Many returning migrant songbirds are still making their way into and through our area as this year’s edition of spring bird migration continues to be written.
Among the recent returnees are summer tanager, yellow-throated vireo, yellow-billed cuckoo, Northern rough-winged swallow, chuck-will’s-widow and common nighthawk. Indigo and painted buntings, blue grosbeak and rose-breasted grosbeak continue their spring journeys as well. Recently arrived Wilson’s plovers have been seen and photographed in their customary habitat at Huntington Beach State Park, while a few black-bellied, semipalmated and piping plovers, along with a mix of sandpiper species, continue to be observed.
Several folks have inquired lately about the “blackbirds” (grackles, cowbirds and red-wingeds) visiting their feeders, specifically how long they might stay and how to discourage them from emptying feeders daily. Any time you put out free food for wildlife, everything that can take advantage of it will take advantage of it. To discourage the unwanted visitors, merely stop filling the feeders for a while.
Once you remove the reason they’re visiting, the birds will eventually move elsewhere. This time of year, you won’t be working an undue hardship on the “regular” feeder birds, as they are busy with their reproductive chores, and most of our breeding birds are dependent on invertebrate and small vertebrate prey in order to raise their offspring. Recall the foods we supply are supplemental foods, and none of our birds can survive solely on what we provide.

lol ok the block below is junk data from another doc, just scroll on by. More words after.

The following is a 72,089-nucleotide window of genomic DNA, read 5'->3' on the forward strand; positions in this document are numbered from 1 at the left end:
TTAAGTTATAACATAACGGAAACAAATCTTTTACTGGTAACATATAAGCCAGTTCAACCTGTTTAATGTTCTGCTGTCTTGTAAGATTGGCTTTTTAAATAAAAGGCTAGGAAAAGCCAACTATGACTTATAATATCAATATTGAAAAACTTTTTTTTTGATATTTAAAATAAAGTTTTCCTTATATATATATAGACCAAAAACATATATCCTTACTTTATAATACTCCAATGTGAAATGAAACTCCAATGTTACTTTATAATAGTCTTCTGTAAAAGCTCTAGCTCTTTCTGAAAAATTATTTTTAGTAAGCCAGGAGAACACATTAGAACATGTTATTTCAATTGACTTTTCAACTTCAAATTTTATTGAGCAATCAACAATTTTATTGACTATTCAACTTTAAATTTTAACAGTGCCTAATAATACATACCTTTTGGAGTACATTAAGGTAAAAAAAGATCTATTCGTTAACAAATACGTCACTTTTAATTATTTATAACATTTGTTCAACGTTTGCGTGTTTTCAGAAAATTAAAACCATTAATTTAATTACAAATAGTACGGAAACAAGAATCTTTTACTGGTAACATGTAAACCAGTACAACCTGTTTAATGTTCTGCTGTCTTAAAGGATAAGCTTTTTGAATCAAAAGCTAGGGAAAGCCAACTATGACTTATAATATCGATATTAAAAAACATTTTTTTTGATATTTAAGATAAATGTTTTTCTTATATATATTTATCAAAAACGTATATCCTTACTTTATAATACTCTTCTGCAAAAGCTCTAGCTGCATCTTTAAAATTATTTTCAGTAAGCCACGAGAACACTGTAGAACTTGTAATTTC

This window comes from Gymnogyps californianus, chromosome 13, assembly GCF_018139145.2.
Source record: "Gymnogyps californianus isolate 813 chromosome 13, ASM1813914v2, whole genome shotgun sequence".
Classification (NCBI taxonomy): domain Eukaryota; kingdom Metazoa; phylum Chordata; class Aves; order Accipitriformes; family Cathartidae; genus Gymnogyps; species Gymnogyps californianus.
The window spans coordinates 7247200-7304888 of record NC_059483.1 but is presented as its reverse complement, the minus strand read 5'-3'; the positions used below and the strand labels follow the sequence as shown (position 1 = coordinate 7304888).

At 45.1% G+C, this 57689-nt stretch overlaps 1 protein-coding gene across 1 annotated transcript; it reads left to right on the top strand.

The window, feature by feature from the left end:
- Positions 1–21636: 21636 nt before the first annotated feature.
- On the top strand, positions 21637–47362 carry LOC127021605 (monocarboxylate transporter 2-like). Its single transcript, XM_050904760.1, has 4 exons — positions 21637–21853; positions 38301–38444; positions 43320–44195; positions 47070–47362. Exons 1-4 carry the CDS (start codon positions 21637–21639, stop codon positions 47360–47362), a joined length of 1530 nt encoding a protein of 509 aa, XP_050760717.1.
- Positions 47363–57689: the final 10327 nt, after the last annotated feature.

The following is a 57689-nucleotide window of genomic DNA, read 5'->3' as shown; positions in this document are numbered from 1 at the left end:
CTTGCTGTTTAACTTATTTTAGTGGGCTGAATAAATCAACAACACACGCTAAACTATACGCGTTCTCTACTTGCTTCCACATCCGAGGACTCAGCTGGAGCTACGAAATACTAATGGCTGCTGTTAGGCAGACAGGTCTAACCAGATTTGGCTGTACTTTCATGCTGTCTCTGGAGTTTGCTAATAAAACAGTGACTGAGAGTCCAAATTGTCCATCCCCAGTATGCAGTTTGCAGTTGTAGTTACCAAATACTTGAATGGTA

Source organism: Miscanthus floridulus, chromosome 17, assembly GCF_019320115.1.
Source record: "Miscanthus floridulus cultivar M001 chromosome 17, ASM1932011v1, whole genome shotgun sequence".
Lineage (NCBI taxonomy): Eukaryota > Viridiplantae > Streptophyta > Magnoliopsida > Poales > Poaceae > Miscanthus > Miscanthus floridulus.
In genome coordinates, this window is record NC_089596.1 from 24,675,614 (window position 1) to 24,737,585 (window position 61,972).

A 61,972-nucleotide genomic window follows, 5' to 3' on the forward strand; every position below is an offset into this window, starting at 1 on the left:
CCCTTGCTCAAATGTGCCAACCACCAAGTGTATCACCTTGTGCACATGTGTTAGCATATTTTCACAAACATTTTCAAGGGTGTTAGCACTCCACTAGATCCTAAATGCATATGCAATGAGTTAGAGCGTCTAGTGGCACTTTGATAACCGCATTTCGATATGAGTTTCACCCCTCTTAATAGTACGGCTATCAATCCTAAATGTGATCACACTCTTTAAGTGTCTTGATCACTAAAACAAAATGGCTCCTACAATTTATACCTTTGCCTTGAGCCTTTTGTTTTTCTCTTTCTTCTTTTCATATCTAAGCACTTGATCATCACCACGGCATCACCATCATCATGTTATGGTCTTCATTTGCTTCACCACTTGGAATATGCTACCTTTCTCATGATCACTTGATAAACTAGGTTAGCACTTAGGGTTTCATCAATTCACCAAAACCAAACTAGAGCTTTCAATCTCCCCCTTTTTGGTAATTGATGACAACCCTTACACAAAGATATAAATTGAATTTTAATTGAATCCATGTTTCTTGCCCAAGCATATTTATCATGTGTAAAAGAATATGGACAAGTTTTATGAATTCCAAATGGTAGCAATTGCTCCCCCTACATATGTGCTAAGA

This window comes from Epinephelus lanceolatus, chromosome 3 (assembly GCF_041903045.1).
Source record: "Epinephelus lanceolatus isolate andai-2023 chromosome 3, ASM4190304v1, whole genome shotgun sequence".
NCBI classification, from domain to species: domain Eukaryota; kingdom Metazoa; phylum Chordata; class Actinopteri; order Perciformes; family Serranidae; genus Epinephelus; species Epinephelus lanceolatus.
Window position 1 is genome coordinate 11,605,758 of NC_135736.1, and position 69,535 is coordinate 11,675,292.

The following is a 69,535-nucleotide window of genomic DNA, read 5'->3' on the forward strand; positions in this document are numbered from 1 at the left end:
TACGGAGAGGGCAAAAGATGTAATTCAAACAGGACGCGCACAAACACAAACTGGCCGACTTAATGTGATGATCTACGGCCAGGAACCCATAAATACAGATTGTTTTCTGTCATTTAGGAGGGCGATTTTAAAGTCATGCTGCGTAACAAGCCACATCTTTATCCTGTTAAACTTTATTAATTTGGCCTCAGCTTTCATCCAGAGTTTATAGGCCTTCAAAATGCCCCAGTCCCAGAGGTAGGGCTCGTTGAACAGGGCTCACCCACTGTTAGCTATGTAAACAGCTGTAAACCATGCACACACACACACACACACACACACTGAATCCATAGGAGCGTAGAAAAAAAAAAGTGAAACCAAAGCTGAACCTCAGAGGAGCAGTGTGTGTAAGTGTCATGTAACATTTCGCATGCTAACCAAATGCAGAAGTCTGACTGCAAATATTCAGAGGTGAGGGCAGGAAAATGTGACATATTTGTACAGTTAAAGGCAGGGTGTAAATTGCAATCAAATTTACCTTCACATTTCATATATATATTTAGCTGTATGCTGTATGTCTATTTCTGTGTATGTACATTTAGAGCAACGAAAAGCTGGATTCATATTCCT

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Our tiniest feathered friends, ruby-throated hummingbirds, continue their return into and through our area. While many have already arrived and set about their seasonal duties, more are yet to come before this spring’s hummingbird migration is finished, so don’t despair, those who have yet to find a hummer gracing your backyard feeder. While you wait, take stock of your backyard landscape and determine what you might do to increase its attractiveness to these miniscule marvels.
Plantings of hummingbird-favored plants — various plants with tubular-shaped blooms such as salvias, agastaches, coral honeysuckle, morning glories, etc., as well as shrubs and trees for cover to forage and perch in — will increase the odds a hummingbird will claim your yard as its own. Also keep in mind at least 50 percent of a ruby-throated hummingbird’s diet is comprised of tiny insect prey, so refrain from using any pesticides. Remember to keep your feeders clean and maintained with a solution of one part sugar to four parts water with no other additives, and let me know when the first hummingbird shows up in your yard.
Reach GARY PHILLIPS at 248-4595 or firstname.lastname@example.org.